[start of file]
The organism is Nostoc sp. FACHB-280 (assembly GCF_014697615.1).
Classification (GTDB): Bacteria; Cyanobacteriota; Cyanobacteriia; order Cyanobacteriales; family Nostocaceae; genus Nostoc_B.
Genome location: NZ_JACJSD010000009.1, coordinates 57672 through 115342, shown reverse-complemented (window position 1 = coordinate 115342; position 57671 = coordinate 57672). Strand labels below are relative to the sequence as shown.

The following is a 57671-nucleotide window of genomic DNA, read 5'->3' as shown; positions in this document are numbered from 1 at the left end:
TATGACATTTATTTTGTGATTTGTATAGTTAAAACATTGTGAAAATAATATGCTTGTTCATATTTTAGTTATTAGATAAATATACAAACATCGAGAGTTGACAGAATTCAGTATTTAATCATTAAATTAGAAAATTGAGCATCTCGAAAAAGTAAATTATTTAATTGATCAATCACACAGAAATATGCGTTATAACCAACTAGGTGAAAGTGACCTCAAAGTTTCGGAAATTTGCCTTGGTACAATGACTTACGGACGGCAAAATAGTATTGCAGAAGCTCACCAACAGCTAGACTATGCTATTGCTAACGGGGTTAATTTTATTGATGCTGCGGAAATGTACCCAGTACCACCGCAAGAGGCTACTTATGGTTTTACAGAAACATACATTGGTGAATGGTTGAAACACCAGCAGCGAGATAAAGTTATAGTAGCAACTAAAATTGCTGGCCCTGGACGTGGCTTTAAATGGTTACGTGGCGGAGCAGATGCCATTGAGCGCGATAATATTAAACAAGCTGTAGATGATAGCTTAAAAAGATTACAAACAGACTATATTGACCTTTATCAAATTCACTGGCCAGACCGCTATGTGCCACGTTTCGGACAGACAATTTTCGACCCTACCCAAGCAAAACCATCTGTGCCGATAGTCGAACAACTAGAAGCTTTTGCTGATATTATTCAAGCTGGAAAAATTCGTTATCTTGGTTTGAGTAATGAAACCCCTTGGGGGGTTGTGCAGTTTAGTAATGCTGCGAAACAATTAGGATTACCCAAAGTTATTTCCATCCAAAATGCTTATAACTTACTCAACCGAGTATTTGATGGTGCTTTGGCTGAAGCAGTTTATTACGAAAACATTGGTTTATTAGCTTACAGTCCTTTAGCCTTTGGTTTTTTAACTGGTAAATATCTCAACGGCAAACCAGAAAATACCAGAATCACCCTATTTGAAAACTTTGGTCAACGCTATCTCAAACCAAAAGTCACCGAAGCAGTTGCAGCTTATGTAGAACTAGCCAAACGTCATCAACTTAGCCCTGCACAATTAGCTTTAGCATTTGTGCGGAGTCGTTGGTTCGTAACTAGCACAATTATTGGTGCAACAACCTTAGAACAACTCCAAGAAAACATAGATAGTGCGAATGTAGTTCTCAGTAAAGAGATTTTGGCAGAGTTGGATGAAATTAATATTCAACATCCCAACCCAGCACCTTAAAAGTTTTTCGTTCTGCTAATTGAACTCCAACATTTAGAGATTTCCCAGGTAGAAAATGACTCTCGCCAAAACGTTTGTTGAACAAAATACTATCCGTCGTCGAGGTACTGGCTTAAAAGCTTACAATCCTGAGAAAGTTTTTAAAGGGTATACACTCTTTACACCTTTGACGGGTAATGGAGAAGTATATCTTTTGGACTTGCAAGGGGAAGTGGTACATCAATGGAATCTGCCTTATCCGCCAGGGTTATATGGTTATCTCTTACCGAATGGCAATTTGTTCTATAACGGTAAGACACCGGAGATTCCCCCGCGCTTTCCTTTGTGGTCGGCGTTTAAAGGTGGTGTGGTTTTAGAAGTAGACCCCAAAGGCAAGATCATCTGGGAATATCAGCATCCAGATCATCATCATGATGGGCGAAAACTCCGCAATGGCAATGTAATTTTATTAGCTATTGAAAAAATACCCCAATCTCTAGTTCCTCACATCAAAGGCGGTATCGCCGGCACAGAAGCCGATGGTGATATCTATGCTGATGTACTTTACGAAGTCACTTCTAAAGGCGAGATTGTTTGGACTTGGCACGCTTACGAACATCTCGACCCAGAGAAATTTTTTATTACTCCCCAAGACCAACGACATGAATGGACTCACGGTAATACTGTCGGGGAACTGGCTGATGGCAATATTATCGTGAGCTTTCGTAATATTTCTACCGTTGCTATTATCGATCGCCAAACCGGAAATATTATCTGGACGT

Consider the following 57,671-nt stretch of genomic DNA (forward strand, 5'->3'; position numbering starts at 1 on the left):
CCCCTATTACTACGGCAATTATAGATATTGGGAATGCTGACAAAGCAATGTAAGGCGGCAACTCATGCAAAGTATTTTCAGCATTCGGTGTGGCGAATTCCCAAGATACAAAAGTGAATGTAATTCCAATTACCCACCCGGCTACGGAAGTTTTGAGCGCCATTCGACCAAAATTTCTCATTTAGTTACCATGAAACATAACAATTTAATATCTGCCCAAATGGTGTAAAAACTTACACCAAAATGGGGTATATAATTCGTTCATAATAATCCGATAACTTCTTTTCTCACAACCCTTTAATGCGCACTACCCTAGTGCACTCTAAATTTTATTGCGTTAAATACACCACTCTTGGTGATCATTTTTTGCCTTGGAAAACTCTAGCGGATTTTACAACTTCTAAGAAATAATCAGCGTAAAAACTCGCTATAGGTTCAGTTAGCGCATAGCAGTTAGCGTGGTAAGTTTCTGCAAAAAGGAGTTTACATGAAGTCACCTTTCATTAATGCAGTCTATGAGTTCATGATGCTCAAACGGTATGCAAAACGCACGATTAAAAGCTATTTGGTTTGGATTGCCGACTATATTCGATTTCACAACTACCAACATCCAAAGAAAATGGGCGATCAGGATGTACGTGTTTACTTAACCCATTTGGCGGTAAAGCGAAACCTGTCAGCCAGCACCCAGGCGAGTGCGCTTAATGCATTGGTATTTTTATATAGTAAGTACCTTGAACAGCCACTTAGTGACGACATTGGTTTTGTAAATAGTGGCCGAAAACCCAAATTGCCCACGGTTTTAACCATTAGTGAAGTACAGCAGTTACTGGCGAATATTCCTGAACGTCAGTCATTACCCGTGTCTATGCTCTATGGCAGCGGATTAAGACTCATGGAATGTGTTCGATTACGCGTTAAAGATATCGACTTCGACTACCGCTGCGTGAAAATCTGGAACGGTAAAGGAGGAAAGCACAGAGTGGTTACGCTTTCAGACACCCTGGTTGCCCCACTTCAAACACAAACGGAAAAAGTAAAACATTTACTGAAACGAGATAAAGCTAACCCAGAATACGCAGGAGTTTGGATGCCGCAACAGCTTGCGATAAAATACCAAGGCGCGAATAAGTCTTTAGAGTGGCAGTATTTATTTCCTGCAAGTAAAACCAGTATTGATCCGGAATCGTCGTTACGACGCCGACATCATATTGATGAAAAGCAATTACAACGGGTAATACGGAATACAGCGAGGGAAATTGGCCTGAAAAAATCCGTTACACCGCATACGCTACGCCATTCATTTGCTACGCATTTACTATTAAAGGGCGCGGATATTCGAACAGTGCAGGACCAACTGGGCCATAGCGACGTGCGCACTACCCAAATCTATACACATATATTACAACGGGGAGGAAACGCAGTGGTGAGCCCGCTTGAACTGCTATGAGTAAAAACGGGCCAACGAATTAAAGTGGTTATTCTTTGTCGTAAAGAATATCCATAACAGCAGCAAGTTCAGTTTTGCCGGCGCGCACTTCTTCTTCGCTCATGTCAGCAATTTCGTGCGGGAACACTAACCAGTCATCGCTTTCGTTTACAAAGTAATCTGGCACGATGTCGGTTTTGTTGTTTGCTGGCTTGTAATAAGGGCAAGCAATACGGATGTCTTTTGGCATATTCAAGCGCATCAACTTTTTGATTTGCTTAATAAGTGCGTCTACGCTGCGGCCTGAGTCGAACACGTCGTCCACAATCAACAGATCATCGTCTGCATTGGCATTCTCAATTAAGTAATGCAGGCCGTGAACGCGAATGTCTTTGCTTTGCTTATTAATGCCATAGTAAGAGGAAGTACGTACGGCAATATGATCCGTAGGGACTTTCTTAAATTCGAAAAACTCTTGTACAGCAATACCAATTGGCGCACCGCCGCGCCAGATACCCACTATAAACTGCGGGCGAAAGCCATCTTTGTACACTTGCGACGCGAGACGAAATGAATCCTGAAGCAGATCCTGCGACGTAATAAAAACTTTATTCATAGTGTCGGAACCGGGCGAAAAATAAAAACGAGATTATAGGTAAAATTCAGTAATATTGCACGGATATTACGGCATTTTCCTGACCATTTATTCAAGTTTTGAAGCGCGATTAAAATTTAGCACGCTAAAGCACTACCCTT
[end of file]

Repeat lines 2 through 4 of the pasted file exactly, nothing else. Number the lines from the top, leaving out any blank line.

Classification (GTDB): Bacteria; Cyanobacteriota; Cyanobacteriia; order Cyanobacteriales; family Nostocaceae; genus Nostoc_B.
Genome location: NZ_JACJSD010000009.1, coordinates 57672 through 115342, shown reverse-complemented (window position 1 = coordinate 115342; position 57671 = coordinate 57672). Strand labels below are relative to the sequence as shown.

The following is a 57671-nucleotide window of genomic DNA, read 5'->3' as shown; positions in this document are numbered from 1 at the left end: